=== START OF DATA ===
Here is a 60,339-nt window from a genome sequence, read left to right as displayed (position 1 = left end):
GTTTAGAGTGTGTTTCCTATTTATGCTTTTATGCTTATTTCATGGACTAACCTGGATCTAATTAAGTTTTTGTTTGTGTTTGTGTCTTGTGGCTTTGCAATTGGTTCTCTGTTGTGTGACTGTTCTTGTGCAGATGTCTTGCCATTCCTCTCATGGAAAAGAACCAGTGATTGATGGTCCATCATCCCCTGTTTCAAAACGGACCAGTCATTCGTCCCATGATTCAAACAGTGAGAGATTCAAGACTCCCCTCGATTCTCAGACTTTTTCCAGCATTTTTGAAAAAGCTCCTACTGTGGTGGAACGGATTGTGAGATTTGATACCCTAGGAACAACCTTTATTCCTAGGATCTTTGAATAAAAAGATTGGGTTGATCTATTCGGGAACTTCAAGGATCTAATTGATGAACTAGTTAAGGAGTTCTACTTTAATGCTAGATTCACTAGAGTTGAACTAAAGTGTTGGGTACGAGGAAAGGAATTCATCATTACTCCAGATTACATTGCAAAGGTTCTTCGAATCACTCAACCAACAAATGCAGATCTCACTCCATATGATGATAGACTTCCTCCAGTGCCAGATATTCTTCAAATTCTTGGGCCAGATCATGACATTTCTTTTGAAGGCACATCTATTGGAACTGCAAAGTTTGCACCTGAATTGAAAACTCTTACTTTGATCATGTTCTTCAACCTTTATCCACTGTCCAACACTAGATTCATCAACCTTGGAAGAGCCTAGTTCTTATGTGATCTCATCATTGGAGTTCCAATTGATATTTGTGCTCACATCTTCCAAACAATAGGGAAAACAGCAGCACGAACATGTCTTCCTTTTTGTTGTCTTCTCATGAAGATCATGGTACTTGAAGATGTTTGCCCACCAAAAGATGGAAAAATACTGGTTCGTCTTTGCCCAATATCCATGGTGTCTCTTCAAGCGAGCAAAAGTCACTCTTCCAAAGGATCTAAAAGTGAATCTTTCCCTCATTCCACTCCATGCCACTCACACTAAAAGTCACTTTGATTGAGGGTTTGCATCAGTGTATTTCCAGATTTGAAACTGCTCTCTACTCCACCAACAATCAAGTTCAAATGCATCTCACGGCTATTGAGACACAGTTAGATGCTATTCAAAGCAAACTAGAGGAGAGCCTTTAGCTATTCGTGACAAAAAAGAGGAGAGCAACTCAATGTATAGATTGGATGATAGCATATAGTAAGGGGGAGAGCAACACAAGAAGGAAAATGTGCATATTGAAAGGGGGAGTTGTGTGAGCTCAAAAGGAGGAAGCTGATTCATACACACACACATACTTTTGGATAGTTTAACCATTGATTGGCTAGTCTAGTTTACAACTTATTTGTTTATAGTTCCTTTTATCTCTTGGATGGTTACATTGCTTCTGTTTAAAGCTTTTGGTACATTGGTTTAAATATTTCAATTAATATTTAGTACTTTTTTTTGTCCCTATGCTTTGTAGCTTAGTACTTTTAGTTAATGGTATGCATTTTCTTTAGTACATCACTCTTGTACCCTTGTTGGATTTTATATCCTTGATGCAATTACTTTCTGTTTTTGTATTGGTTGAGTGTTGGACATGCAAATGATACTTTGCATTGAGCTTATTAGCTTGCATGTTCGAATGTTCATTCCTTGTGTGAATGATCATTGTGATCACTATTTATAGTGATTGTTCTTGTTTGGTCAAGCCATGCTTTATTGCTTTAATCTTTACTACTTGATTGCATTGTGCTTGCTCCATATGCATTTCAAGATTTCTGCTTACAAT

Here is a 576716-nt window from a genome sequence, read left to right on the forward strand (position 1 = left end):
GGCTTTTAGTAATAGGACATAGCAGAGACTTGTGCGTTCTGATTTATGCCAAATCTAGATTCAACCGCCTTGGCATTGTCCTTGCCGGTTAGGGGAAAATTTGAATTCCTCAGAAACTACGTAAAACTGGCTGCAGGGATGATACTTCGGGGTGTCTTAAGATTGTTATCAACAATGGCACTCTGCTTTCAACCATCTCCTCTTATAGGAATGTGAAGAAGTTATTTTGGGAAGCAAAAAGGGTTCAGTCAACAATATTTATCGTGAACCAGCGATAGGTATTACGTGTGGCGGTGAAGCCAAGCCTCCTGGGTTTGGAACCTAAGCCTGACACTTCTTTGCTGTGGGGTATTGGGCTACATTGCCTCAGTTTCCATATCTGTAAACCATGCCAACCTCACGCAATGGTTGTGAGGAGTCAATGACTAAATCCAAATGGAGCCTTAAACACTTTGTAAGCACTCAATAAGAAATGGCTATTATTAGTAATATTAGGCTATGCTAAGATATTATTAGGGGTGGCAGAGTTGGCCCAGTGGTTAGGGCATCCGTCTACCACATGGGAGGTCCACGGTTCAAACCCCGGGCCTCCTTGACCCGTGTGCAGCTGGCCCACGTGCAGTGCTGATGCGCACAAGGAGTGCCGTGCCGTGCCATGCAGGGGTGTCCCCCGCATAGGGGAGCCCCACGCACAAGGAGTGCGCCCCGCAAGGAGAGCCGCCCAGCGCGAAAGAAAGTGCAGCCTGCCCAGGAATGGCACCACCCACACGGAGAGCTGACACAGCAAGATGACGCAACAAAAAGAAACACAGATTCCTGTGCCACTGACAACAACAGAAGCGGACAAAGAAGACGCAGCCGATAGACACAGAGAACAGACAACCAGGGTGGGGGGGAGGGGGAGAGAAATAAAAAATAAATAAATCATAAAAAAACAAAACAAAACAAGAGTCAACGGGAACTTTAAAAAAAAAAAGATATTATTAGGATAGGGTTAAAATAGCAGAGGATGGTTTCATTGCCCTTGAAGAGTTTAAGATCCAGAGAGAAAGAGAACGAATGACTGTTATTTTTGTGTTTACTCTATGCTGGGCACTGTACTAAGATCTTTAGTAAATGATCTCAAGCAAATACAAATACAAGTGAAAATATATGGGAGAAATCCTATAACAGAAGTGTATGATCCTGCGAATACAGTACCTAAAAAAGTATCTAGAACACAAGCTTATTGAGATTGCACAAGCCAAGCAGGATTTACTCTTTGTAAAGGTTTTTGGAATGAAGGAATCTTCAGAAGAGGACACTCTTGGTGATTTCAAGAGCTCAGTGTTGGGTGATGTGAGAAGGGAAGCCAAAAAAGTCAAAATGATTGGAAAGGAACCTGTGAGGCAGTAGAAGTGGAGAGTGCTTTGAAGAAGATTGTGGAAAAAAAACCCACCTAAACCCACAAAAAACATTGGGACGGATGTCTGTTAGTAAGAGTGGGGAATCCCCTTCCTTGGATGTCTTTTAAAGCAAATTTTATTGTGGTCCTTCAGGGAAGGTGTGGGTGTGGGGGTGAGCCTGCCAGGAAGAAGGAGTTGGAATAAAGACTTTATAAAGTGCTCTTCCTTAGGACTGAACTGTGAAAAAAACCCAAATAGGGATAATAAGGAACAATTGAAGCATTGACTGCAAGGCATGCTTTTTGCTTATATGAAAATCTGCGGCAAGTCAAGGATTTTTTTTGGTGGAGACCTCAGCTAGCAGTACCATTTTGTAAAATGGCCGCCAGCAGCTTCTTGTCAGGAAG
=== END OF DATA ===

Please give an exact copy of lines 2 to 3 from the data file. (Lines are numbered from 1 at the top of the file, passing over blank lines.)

GTTTAGAGTGTGTTTCCTATTTATGCTTTTATGCTTATTTCATGGACTAACCTGGATCTAATTAAGTTTTTGTTTGTGTTTGTGTCTTGTGGCTTTGCAATTGGTTCTCTGTTGTGTGACTGTTCTTGTGCAGATGTCTTGCCATTCCTCTCATGGAAAAGAACCAGTGATTGATGGTCCATCATCCCCTGTTTCAAAACGGACCAGTCATTCGTCCCATGATTCAAACAGTGAGAGATTCAAGACTCCCCTCGATTCTCAGACTTTTTCCAGCATTTTTGAAAAAGCTCCTACTGTGGTGGAACGGATTGTGAGATTTGATACCCTAGGAACAACCTTTATTCCTAGGATCTTTGAATAAAAAGATTGGGTTGATCTATTCGGGAACTTCAAGGATCTAATTGATGAACTAGTTAAGGAGTTCTACTTTAATGCTAGATTCACTAGAGTTGAACTAAAGTGTTGGGTACGAGGAAAGGAATTCATCATTACTCCAGATTACATTGCAAAGGTTCTTCGAATCACTCAACCAACAAATGCAGATCTCACTCCATATGATGATAGACTTCCTCCAGTGCCAGATATTCTTCAAATTCTTGGGCCAGATCATGACATTTCTTTTGAAGGCACATCTATTGGAACTGCAAAGTTTGCACCTGAATTGAAAACTCTTACTTTGATCATGTTCTTCAACCTTTATCCACTGTCCAACACTAGATTCATCAACCTTGGAAGAGCCTAGTTCTTATGTGATCTCATCATTGGAGTTCCAATTGATATTTGTGCTCACATCTTCCAAACAATAGGGAAAACAGCAGCACGAACATGTCTTCCTTTTTGTTGTCTTCTCATGAAGATCATGGTACTTGAAGATGTTTGCCCACCAAAAGATGGAAAAATACTGGTTCGTCTTTGCCCAATATCCATGGTGTCTCTTCAAGCGAGCAAAAGTCACTCTTCCAAAGGATCTAAAAGTGAATCTTTCCCTCATTCCACTCCATGCCACTCACACTAAAAGTCACTTTGATTGAGGGTTTGCATCAGTGTATTTCCAGATTTGAAACTGCTCTCTACTCCACCAACAATCAAGTTCAAATGCATCTCACGGCTATTGAGACACAGTTAGATGCTATTCAAAGCAAACTAGAGGAGAGCCTTTAGCTATTCGTGACAAAAAAGAGGAGAGCAACTCAATGTATAGATTGGATGATAGCATATAGTAAGGGGGAGAGCAACACAAGAAGGAAAATGTGCATATTGAAAGGGGGAGTTGTGTGAGCTCAAAAGGAGGAAGCTGATTCATACACACACACATACTTTTGGATAGTTTAACCATTGATTGGCTAGTCTAGTTTACAACTTATTTGTTTATAGTTCCTTTTATCTCTTGGATGGTTACATTGCTTCTGTTTAAAGCTTTTGGTACATTGGTTTAAATATTTCAATTAATATTTAGTACTTTTTTTTGTCCCTATGCTTTGTAGCTTAGTACTTTTAGTTAATGGTATGCATTTTCTTTAGTACATCACTCTTGTACCCTTGTTGGATTTTATATCCTTGATGCAATTACTTTCTGTTTTTGTATTGGTTGAGTGTTGGACATGCAAATGATACTTTGCATTGAGCTTATTAGCTTGCATGTTCGAATGTTCATTCCTTGTGTGAATGATCATTGTGATCACTATTTATAGTGATTGTTCTTGTTTGGTCAAGCCATGCTTTATTGCTTTAATCTTTACTACTTGATTGCATTGTGCTTGCTCCATATGCATTTCAAGATTTCTGCTTACAAT

Here is a 576716-nt window from a genome sequence, read left to right on the forward strand (position 1 = left end):